• Italiano

Every year in Italy around a thousand people disappear. This phenomenon in recent years has seen a serious and worrying increase due to the mass immigration. Alarming figures for the ministry of the Interior, which, despite the strategies put in place, still fails to find a solution to the problem. The prefect Vittorio Piscitelli, from 2013 Extraordinary Commissioner for missing persons, is first in line in the activity to combat the phenomenon. In Terris interviewed him.

Mr. Piscitelli is it true that Italy is among the most sensitive countries to the problem of the disappeared people?
“Yes, it is true. Italy is the only European country in which a government institution dedicated to people who have disappeared was created. The work has increased due to migrant landings. Apart from those who have died in the Mediterranean, there are many who arrive to the reception centres of whom we lose track, especially minors”.

What happens?
“They are unaccompanied children, adolescents. According to our mentality we would never put a child on a barge and let him leave, but it is desperation that pushes these parents. They do not really know what to expect on the other side of the Mediterranean. Sometimes they entrust them to relatives or friends, other times they are the parents themselves that await them in Europe, but they do not see them arrive. A 6 years old Syrian girl was expected by her parents in Spain, but she never arrived, she was with two adults who claimed to be the uncles, but it was not true, now we are looking for her with the Interpol”.

Which countries do they flee from?
“Particularly Eritrea, where at the age of 13 or 14 they could be enlisted in the army and sent in combat missions. Currently in Rome there is a rather big group that comes from Egypt, in particular from a region of the Nile Delta; we do not have evidence, but we suppose that there is an organization that brings them in Italy and then exploits them”.

It is difficult to think of children alone…
“When they arrive in our country they do not think to stay, they have a project. Unfortunately, during the journey or even in the reception centres they are robbed of everything, including money and documents if ever they have them. At that point, they become victims of criminals that without any scruples direct them towards delinquency or prostitution or worse to trafficking in human beings”.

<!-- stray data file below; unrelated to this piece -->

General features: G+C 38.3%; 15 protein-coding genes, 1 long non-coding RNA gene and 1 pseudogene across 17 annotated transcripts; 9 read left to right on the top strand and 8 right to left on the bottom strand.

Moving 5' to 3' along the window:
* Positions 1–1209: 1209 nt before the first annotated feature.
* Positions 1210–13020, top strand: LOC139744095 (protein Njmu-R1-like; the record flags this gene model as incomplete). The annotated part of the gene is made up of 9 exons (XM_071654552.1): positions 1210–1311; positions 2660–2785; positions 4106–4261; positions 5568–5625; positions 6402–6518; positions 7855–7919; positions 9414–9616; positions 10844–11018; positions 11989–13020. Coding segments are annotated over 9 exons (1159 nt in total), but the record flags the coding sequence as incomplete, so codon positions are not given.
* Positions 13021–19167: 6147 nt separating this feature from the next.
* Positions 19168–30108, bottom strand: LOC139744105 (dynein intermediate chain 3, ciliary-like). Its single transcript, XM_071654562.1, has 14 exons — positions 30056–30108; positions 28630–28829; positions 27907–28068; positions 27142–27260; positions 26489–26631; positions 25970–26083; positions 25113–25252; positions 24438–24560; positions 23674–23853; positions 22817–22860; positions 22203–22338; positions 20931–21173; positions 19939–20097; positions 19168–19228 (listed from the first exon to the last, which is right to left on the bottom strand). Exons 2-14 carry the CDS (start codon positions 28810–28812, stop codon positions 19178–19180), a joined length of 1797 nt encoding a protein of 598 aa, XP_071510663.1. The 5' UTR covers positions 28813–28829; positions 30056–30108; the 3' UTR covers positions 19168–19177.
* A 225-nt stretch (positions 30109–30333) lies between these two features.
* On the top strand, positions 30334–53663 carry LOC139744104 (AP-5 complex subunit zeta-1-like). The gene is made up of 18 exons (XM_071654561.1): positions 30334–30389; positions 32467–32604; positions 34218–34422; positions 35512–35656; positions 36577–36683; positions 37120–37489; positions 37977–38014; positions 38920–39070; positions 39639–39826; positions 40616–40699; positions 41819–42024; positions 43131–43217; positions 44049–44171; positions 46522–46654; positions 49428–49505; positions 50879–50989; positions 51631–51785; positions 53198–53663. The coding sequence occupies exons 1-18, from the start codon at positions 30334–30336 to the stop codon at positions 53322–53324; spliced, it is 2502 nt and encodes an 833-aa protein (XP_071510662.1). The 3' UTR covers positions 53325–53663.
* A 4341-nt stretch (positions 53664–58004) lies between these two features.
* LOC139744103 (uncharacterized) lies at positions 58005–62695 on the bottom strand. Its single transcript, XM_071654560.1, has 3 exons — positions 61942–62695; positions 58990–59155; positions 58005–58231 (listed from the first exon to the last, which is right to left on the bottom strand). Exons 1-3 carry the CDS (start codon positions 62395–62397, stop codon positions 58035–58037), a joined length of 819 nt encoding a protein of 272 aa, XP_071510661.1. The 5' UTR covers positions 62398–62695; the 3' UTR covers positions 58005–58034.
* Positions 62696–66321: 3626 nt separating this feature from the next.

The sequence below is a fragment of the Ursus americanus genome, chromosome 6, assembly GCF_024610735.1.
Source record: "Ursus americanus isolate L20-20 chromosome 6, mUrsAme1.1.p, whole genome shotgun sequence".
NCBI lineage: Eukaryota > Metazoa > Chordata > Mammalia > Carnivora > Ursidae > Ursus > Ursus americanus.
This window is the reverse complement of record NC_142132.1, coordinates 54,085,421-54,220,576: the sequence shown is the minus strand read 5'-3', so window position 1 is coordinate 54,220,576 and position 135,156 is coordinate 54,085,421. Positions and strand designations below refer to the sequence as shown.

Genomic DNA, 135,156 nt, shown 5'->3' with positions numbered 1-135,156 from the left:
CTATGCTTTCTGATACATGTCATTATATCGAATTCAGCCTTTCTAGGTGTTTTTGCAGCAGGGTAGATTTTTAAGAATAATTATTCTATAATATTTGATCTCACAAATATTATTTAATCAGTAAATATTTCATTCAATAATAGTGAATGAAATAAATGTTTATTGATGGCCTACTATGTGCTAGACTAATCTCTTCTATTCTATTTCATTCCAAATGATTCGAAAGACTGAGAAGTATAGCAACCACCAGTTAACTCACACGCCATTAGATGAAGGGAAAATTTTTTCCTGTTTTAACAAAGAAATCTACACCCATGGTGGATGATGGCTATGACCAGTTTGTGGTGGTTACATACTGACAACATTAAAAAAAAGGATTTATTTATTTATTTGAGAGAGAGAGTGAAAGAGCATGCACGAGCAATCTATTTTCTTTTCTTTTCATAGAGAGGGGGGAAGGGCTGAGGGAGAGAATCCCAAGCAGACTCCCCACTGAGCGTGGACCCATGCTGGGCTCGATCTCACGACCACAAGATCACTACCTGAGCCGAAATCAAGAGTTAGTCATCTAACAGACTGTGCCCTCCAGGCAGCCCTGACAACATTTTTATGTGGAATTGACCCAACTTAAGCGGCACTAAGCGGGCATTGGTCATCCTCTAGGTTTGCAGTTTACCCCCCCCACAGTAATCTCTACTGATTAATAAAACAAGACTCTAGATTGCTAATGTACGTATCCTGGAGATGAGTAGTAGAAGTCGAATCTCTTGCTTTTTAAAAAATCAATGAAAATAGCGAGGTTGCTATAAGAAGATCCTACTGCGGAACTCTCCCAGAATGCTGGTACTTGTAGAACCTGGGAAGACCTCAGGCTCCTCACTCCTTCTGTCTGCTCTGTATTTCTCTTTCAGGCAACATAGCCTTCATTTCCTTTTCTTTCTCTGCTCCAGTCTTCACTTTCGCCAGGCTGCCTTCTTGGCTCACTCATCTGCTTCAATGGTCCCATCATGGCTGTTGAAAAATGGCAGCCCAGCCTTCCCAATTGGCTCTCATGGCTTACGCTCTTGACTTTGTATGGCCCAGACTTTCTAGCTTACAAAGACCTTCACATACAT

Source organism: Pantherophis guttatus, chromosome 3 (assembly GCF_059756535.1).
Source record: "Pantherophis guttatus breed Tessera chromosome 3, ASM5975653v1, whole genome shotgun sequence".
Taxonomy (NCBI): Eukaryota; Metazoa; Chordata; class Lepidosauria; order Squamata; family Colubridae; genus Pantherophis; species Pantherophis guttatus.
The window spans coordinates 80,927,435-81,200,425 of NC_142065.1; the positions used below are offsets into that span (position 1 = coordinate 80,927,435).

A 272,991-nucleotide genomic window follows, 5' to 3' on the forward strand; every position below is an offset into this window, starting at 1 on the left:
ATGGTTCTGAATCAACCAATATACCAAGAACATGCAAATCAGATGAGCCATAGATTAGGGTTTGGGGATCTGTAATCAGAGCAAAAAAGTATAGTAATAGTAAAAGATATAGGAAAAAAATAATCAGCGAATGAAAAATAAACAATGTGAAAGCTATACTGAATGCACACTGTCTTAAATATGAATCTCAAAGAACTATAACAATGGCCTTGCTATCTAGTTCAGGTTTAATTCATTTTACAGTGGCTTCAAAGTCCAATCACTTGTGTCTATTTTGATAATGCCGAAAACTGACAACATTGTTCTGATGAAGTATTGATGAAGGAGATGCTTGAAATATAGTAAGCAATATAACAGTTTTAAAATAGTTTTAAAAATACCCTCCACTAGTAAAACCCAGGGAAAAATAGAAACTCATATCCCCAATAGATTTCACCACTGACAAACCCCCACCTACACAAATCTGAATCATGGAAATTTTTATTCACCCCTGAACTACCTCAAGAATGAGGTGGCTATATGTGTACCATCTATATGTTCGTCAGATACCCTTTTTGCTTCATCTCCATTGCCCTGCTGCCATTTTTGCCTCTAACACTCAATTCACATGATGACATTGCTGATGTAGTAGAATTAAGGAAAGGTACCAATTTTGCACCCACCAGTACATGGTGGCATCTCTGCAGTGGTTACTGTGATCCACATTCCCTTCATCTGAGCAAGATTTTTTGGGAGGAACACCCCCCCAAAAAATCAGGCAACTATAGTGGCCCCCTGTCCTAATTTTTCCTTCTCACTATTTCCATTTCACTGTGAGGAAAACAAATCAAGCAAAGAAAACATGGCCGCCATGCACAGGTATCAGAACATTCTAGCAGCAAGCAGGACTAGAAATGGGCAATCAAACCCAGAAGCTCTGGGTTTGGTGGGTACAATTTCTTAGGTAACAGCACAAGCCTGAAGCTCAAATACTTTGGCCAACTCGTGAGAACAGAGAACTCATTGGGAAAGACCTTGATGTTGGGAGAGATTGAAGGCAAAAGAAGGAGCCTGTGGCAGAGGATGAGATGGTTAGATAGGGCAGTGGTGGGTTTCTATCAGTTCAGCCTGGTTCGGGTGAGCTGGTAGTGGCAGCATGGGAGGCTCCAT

What happens when they land?
“There are specialised team for their hospitality. Some of them, especially adolescents, are difficult to identify, because they provide false data. Often there are adults who look younger and we cannot take the dental impressions of all of them. Some come only to spend the winter, then as soon as they can they flee, crossing borders and we can no longer take them back because even in the country of destination they use false identities. Much depends on the place where they land. Sometimes, in fact, they are not informed of the fact that, as minors, they have the right to special protection. The courts of minors take care of them and then there is a network of volunteer tutors. We have a system that protects them. Even though many are resistant to discipline and flee”.

How important are the reception centres?
“Very, unfortunately as we have seen, criminal organizations have put their hands on some of them. Consequently, the activity of legality that the Government carries on is largely hindered, but there is a big commitment. There is also a project with the Ministry of Welfare to create activities of inclusion in the labour market. We do so much, but it is not advertised, the common people do not know how much we are committed”.

What can we still do?
“Understanding that we have a criticality is already a step forward. The management of the disappearance requires first of all a bigger investment on the prevention side, defining in detail a concrete action. To increase the visibility of this issue we should activate a system similar to the American ‘Namus’, a national system connected to an ‘open’ website that can be implemented from the outside and that is accessible online even by the families and by anyone who wants to make useful reports”.

What can a common citizen do?
“Indicate anomalous behaviour of adults, indicate when a child is alone, visibly tired and/or mistreated. In this regard, there are not only immigrant children, there are also others abducted and sold. Everyone must have a civic consciousness and not turn our face on the other side. We help the child, not the forces of order”.

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